The Employment Equality (Sexual Orientation) Regulations 2003 (“the Regulations”) came into force on 1 October 2004. Since that date, lawyers have been keenly awaiting cases and decisions arising out of these Regulations. Prior to 1 October 2004, individuals who had been discriminated against on the grounds of their sexual orientation did not have a right under employment law to bring tribunal proceedings. There were some attempts, most notably the case of Pearce v the Governing Body of Mayfield Secondary School (2001/IRLR 669) to bring claims for discrimination based on the grounds of sexual orientation. However, they were unsuccessful. Therefore the first City case alleging sexual orientation discrimination attracted huge amounts of publicity. Peter Lewis, HSBC’s former Global Head of Equity Trading in the
Mr Lewis had worked at HSBC for only two months when he was accused of sexual harassment by a colleague. It was alleged that he sexually harassed a male colleague in the Bank’s gym changing rooms. HSBC immediately suspended him for gross misconduct and he was subsequently dismissed summarily. Mr Lewis disputes that a heterosexual colleague accused of similar conduct would have been dismissed. Given that Mr Lewis earned over £1,000,000 a year his claim for damages, if it had been successful would have been substantial and it is understood that his schedule of loss claimed of £5,000,000.
HSBC has defended Peter Lewis’ claims vigorously. The Bank denied that it treated him any differently because he was gay. An HSBC spokesman said that Peter Lewis was treated in the same way as any other employee facing a complaint of sexual harassment by another member of staff. In order to succeed in his claim for discrimination, Mr Lewis would have had to have shown that a heterosexual comparator accused of the same allegation would not have been treated in this fashion and that he was subject to less favourable treatment. HSBC would have needed to provide a non discriminatory reason for the difference in treatment between Mr Lewis and a heterosexual colleague.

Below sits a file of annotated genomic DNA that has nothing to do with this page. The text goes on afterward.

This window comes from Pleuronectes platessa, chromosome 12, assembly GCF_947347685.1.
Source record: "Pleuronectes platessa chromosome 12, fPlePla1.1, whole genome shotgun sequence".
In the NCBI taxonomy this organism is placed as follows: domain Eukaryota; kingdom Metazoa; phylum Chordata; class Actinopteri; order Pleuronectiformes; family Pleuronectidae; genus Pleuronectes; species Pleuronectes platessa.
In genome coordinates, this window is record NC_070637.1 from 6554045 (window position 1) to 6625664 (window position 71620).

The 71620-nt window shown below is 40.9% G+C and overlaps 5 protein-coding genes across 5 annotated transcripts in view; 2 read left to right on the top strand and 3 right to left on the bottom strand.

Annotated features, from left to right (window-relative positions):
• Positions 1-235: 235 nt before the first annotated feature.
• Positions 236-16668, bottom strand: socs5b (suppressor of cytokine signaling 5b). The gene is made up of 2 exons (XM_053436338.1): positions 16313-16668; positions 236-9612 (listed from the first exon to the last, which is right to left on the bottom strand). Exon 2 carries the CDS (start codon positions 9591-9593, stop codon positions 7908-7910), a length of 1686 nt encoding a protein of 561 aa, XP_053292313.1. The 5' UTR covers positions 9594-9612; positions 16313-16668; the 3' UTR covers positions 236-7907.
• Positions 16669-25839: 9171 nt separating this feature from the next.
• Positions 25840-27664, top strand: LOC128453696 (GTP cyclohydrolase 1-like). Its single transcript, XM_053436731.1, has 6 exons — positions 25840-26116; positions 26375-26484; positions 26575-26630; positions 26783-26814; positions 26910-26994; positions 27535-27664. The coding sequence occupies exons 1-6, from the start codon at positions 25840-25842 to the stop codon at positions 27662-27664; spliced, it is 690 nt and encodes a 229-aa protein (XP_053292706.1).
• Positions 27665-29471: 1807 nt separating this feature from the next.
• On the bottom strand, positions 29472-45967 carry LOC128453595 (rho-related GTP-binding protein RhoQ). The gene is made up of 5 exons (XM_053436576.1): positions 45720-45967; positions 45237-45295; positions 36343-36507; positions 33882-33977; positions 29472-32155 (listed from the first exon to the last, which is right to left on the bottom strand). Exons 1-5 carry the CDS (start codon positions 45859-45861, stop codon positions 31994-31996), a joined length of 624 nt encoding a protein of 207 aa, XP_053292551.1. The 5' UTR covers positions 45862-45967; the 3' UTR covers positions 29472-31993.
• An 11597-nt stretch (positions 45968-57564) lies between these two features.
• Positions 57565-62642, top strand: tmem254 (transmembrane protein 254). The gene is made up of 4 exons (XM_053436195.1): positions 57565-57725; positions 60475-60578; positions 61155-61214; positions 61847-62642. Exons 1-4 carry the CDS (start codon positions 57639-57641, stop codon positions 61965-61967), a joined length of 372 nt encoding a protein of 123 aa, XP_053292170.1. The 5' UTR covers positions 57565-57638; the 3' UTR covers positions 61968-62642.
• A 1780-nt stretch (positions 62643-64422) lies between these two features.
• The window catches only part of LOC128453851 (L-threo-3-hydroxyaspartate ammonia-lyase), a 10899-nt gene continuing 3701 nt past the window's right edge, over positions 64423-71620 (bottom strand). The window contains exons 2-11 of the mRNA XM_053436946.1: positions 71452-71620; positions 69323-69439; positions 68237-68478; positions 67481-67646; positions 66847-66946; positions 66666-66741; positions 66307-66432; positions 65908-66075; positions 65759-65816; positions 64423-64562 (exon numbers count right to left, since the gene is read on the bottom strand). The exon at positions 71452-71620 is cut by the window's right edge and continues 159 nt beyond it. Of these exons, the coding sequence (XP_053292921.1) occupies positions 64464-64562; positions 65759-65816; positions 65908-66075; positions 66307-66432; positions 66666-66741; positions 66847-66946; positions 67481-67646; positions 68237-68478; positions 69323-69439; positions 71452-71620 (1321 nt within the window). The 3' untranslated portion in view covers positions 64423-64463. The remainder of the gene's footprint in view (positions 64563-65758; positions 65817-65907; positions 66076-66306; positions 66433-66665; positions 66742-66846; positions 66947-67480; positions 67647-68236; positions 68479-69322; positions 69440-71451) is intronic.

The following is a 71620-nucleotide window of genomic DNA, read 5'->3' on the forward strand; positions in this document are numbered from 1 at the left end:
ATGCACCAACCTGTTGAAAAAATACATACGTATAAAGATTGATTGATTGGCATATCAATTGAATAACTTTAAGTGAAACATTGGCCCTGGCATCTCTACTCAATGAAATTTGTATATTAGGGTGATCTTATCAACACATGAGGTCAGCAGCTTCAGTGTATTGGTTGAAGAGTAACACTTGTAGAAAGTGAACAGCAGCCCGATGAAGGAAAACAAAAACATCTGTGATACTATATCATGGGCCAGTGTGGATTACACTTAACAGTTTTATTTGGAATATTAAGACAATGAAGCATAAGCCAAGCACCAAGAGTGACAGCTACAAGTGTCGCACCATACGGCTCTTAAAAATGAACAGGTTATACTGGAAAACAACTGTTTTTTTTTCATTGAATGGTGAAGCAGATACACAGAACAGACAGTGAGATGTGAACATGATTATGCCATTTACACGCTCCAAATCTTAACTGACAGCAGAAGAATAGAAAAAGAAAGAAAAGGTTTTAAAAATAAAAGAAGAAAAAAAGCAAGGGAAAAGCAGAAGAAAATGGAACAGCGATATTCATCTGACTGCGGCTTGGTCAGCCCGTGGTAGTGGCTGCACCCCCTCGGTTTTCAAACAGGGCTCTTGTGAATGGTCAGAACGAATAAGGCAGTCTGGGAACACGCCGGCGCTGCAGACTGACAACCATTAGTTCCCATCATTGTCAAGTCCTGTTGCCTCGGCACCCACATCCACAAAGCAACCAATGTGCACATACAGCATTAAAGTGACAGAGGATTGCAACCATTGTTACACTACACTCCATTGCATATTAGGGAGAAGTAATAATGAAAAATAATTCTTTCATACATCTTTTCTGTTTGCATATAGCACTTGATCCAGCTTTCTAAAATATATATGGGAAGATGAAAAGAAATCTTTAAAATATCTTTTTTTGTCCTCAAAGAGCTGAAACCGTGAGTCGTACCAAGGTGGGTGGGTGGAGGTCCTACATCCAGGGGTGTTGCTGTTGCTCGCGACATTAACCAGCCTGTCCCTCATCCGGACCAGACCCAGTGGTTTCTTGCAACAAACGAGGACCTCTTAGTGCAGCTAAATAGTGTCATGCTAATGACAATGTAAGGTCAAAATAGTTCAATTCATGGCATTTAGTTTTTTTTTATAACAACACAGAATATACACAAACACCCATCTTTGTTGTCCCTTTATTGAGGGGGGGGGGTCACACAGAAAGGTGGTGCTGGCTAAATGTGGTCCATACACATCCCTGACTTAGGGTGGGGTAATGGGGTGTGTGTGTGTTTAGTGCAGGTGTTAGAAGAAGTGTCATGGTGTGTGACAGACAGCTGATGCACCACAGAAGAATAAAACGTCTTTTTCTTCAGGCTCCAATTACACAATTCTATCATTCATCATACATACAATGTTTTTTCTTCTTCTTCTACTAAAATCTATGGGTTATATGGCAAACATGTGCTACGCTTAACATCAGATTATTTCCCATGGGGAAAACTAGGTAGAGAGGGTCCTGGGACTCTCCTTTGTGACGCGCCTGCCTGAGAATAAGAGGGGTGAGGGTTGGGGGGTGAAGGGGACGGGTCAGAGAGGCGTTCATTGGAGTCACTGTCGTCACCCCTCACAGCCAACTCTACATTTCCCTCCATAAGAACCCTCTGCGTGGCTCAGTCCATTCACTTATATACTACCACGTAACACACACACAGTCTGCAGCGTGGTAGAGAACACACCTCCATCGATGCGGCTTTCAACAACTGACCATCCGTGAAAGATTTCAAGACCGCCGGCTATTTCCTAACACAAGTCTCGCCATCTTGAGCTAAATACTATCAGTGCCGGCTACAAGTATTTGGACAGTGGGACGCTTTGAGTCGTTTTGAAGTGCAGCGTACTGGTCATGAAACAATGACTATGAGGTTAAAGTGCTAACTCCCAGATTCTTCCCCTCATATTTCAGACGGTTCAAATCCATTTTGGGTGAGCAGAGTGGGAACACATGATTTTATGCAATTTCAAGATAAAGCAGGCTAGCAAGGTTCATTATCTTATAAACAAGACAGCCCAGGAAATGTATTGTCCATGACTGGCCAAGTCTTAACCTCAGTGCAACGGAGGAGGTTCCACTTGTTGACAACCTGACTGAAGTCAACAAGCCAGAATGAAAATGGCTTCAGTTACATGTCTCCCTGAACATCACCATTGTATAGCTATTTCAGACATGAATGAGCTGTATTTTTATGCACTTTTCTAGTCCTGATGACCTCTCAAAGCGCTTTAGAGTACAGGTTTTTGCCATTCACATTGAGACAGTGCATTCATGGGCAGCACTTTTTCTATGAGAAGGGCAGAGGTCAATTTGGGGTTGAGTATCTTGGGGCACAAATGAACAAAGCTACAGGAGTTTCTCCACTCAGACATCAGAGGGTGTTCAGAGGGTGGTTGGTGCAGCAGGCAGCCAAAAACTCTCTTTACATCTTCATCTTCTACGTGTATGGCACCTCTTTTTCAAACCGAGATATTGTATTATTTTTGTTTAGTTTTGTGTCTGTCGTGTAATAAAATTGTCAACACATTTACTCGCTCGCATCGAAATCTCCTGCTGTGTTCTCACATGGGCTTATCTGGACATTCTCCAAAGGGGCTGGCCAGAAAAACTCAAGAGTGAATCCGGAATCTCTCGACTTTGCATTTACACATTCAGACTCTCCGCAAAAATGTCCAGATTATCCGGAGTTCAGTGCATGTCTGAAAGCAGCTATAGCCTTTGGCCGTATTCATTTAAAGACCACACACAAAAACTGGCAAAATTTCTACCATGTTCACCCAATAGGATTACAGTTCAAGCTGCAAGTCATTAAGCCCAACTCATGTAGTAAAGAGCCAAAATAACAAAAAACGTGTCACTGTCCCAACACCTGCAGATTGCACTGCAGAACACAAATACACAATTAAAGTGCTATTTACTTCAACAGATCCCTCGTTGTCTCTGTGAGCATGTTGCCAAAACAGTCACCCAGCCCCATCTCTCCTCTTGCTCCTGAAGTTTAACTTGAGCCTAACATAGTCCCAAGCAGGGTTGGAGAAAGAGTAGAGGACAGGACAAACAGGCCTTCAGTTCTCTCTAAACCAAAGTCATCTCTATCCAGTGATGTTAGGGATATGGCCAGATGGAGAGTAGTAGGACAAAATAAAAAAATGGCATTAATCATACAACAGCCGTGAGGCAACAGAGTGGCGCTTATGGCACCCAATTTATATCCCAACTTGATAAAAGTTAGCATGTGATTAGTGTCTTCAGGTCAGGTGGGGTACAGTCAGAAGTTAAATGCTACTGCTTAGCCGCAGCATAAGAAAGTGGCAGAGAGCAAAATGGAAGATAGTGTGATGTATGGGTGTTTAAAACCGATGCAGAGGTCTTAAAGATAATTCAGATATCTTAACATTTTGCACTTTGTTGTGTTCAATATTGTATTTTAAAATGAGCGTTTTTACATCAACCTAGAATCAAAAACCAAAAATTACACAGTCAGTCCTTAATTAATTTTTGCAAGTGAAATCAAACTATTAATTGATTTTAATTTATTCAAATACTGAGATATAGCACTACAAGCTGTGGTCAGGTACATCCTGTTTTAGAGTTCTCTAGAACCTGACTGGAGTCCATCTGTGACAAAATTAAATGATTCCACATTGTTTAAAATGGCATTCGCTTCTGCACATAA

Mr Lewis also complained that he was called a “nonce” and a “faggot” at work. He alleged that he received nuisance phonecalls at his home and on his mobile phone after joining HSBC. If this had been proven, this behaviour would have constituted harassment under the Regulations. Employees can bring a free standing claim for harassment if their working environment has been made hostile or intimidating as a result of comments or behaviour by their work colleagues.
Another issue which arose out of the HSBC case was that Peter Lewis tape recorded his disciplinary meetings with HSBC without seeking the Bank’s permission to do so. Under the Regulation of Investigatory Power Act 2000 (RIPA) it is not illegal for individuals to tape conversations providing the recording is for their own use. However, if the tape were to pass into a third party’s hands, this is illegal. This topic has been particularly in the news recently as Sir Ian Blair, the Metropolitan Police Chief recorded a conversation with the Attorney General, Lord Goldsmith last September without his knowledge. Human Rights Groups have criticised Ian Blair for covert surveillance. Employers should therefore be wary of employees tape recording disciplinary hearings. If you are suspicious that an employee may be recording a meeting, it would be sensible to clarify with them up front whether this is their intention. Obviously, best policy would be to reach an agreement between the parties that a hearing is to be recorded.
On 5 May 2006 the Employment Tribunal gave its decision and ruled that Peter Lewis was not dismissed because he was gay, and consequently, he was unable to claim for future loss of earnings.
However, the Tribunal did find that Mr Lewis received less favourable treatment on the grounds of his sexual orientation during HSBC’s internal investigation. He will therefore receive only limited compensation of an injury to feelings award at most, and no future losses.
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